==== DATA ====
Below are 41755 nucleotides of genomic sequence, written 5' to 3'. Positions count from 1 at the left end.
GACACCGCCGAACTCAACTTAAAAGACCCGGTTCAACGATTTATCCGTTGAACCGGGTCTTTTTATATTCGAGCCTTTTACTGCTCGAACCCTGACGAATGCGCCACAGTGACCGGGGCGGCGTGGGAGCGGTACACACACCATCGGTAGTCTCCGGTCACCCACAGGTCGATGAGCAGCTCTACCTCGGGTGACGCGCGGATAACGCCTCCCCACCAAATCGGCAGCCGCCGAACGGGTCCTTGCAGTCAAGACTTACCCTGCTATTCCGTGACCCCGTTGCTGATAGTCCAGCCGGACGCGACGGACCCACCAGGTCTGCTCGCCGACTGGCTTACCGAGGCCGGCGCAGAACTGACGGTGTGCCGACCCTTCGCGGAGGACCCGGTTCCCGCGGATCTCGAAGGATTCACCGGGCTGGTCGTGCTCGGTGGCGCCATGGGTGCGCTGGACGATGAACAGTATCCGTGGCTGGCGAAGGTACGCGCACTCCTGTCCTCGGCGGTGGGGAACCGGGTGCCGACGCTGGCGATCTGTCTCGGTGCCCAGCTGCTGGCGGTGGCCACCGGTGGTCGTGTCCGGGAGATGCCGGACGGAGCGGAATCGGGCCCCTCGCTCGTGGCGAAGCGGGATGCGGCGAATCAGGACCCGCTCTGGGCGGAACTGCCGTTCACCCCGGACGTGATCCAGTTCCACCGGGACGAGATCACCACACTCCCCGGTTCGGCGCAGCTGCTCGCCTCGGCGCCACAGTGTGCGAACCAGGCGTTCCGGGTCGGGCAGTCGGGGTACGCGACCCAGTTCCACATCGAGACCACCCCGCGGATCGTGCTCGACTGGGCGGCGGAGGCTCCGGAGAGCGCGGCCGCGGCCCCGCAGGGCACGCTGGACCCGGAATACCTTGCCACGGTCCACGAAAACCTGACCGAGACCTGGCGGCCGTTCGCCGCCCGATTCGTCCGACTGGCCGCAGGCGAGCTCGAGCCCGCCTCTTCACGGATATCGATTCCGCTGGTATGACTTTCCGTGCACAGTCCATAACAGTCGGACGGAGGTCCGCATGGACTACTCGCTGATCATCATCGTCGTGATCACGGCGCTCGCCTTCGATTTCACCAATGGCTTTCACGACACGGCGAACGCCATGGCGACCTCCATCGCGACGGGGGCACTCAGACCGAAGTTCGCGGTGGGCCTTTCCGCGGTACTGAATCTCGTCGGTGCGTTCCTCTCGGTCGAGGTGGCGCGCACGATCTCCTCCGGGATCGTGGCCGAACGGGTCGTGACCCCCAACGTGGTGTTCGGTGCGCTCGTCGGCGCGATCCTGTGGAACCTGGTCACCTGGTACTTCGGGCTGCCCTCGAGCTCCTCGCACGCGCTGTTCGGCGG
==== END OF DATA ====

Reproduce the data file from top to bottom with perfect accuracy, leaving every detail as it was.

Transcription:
Below are 41755 nucleotides of genomic sequence, written 5' to 3'. Positions count from 1 at the left end.
GACACCGCCGAACTCAACTTAAAAGACCCGGTTCAACGATTTATCCGTTGAACCGGGTCTTTTTATATTCGAGCCTTTTACTGCTCGAACCCTGACGAATGCGCCACAGTGACCGGGGCGGCGTGGGAGCGGTACACACACCATCGGTAGTCTCCGGTCACCCACAGGTCGATGAGCAGCTCTACCTCGGGTGACGCGCGGATAACGCCTCCCCACCAAATCGGCAGCCGCCGAACGGGTCCTTGCAGTCAAGACTTACCCTGCTATTCCGTGACCCCGTTGCTGATAGTCCAGCCGGACGCGACGGACCCACCAGGTCTGCTCGCCGACTGGCTTACCGAGGCCGGCGCAGAACTGACGGTGTGCCGACCCTTCGCGGAGGACCCGGTTCCCGCGGATCTCGAAGGATTCACCGGGCTGGTCGTGCTCGGTGGCGCCATGGGTGCGCTGGACGATGAACAGTATCCGTGGCTGGCGAAGGTACGCGCACTCCTGTCCTCGGCGGTGGGGAACCGGGTGCCGACGCTGGCGATCTGTCTCGGTGCCCAGCTGCTGGCGGTGGCCACCGGTGGTCGTGTCCGGGAGATGCCGGACGGAGCGGAATCGGGCCCCTCGCTCGTGGCGAAGCGGGATGCGGCGAATCAGGACCCGCTCTGGGCGGAACTGCCGTTCACCCCGGACGTGATCCAGTTCCACCGGGACGAGATCACCACACTCCCCGGTTCGGCGCAGCTGCTCGCCTCGGCGCCACAGTGTGCGAACCAGGCGTTCCGGGTCGGGCAGTCGGGGTACGCGACCCAGTTCCACATCGAGACCACCCCGCGGATCGTGCTCGACTGGGCGGCGGAGGCTCCGGAGAGCGCGGCCGCGGCCCCGCAGGGCACGCTGGACCCGGAATACCTTGCCACGGTCCACGAAAACCTGACCGAGACCTGGCGGCCGTTCGCCGCCCGATTCGTCCGACTGGCCGCAGGCGAGCTCGAGCCCGCCTCTTCACGGATATCGATTCCGCTGGTATGACTTTCCGTGCACAGTCCATAACAGTCGGACGGAGGTCCGCATGGACTACTCGCTGATCATCATCGTCGTGATCACGGCGCTCGCCTTCGATTTCACCAATGGCTTTCACGACACGGCGAACGCCATGGCGACCTCCATCGCGACGGGGGCACTCAGACCGAAGTTCGCGGTGGGCCTTTCCGCGGTACTGAATCTCGTCGGTGCGTTCCTCTCGGTCGAGGTGGCGCGCACGATCTCCTCCGGGATCGTGGCCGAACGGGTCGTGACCCCCAACGTGGTGTTCGGTGCGCTCGTCGGCGCGATCCTGTGGAACCTGGTCACCTGGTACTTCGGGCTGCCCTCGAGCTCCTCGCACGCGCTGTTCGGCGG